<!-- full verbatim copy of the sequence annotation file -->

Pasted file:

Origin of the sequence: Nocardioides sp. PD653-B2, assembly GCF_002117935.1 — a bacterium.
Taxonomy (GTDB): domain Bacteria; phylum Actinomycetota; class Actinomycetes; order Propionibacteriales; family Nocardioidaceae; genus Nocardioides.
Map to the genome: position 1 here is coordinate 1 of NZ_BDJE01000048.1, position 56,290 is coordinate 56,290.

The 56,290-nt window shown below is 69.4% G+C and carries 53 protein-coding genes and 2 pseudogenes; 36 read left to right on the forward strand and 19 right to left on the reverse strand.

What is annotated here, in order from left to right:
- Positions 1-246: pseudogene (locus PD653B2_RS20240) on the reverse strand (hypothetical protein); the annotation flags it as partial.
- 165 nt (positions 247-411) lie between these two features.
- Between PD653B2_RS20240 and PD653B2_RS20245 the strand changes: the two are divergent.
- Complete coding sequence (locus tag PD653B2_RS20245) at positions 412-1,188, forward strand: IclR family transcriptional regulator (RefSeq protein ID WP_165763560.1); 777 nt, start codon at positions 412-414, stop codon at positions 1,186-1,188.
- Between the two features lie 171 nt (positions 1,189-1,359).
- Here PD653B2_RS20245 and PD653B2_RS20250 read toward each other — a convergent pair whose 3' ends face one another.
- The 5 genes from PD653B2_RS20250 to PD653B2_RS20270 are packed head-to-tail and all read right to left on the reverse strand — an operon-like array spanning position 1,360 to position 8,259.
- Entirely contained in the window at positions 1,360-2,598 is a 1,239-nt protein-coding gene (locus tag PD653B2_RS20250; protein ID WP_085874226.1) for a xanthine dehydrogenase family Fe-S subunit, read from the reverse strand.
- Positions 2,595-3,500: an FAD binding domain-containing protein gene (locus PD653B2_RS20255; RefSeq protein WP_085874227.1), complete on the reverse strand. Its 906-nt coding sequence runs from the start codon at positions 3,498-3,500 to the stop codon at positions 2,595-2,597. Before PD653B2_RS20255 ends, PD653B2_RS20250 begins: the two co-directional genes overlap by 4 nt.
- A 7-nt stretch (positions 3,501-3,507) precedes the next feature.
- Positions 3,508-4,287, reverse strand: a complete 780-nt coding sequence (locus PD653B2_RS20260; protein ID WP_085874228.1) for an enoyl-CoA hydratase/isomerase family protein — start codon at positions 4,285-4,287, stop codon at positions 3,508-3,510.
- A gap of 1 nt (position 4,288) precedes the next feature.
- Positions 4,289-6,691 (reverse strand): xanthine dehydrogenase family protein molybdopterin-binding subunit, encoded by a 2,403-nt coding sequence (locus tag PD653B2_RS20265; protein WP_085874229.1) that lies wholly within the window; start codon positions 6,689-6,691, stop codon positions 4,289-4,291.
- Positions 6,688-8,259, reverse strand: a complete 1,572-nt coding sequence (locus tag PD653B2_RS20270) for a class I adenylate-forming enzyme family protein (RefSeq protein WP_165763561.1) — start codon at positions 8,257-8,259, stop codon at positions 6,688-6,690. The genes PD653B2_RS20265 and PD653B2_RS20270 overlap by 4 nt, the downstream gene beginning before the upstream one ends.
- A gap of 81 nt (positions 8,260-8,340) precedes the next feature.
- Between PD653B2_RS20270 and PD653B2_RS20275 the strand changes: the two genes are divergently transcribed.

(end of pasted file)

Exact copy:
Origin of the sequence: Nocardioides sp. PD653-B2, assembly GCF_002117935.1 — a bacterium.
Taxonomy (GTDB): domain Bacteria; phylum Actinomycetota; class Actinomycetes; order Propionibacteriales; family Nocardioidaceae; genus Nocardioides.
Map to the genome: position 1 here is coordinate 1 of NZ_BDJE01000048.1, position 56,290 is coordinate 56,290.

The 56,290-nt window shown below is 69.4% G+C and carries 53 protein-coding genes and 2 pseudogenes; 36 read left to right on the forward strand and 19 right to left on the reverse strand.

What is annotated here, in order from left to right:
- Positions 1-246: pseudogene (locus PD653B2_RS20240) on the reverse strand (hypothetical protein); the annotation flags it as partial.
- 165 nt (positions 247-411) lie between these two features.
- Between PD653B2_RS20240 and PD653B2_RS20245 the strand changes: the two are divergent.
- Complete coding sequence (locus tag PD653B2_RS20245) at positions 412-1,188, forward strand: IclR family transcriptional regulator (RefSeq protein ID WP_165763560.1); 777 nt, start codon at positions 412-414, stop codon at positions 1,186-1,188.
- Between the two features lie 171 nt (positions 1,189-1,359).
- Here PD653B2_RS20245 and PD653B2_RS20250 read toward each other — a convergent pair whose 3' ends face one another.
- The 5 genes from PD653B2_RS20250 to PD653B2_RS20270 are packed head-to-tail and all read right to left on the reverse strand — an operon-like array spanning position 1,360 to position 8,259.
- Entirely contained in the window at positions 1,360-2,598 is a 1,239-nt protein-coding gene (locus tag PD653B2_RS20250; protein ID WP_085874226.1) for a xanthine dehydrogenase family Fe-S subunit, read from the reverse strand.
- Positions 2,595-3,500: an FAD binding domain-containing protein gene (locus PD653B2_RS20255; RefSeq protein WP_085874227.1), complete on the reverse strand. Its 906-nt coding sequence runs from the start codon at positions 3,498-3,500 to the stop codon at positions 2,595-2,597. Before PD653B2_RS20255 ends, PD653B2_RS20250 begins: the two co-directional genes overlap by 4 nt.
- A 7-nt stretch (positions 3,501-3,507) precedes the next feature.
- Positions 3,508-4,287, reverse strand: a complete 780-nt coding sequence (locus PD653B2_RS20260; protein ID WP_085874228.1) for an enoyl-CoA hydratase/isomerase family protein — start codon at positions 4,285-4,287, stop codon at positions 3,508-3,510.
- A gap of 1 nt (position 4,288) precedes the next feature.
- Positions 4,289-6,691 (reverse strand): xanthine dehydrogenase family protein molybdopterin-binding subunit, encoded by a 2,403-nt coding sequence (locus tag PD653B2_RS20265; protein WP_085874229.1) that lies wholly within the window; start codon positions 6,689-6,691, stop codon positions 4,289-4,291.
- Positions 6,688-8,259, reverse strand: a complete 1,572-nt coding sequence (locus tag PD653B2_RS20270) for a class I adenylate-forming enzyme family protein (RefSeq protein WP_165763561.1) — start codon at positions 8,257-8,259, stop codon at positions 6,688-6,690. The genes PD653B2_RS20265 and PD653B2_RS20270 overlap by 4 nt, the downstream gene beginning before the upstream one ends.
- A gap of 81 nt (positions 8,260-8,340) precedes the next feature.
- Between PD653B2_RS20270 and PD653B2_RS20275 the strand changes: the two genes are divergently transcribed.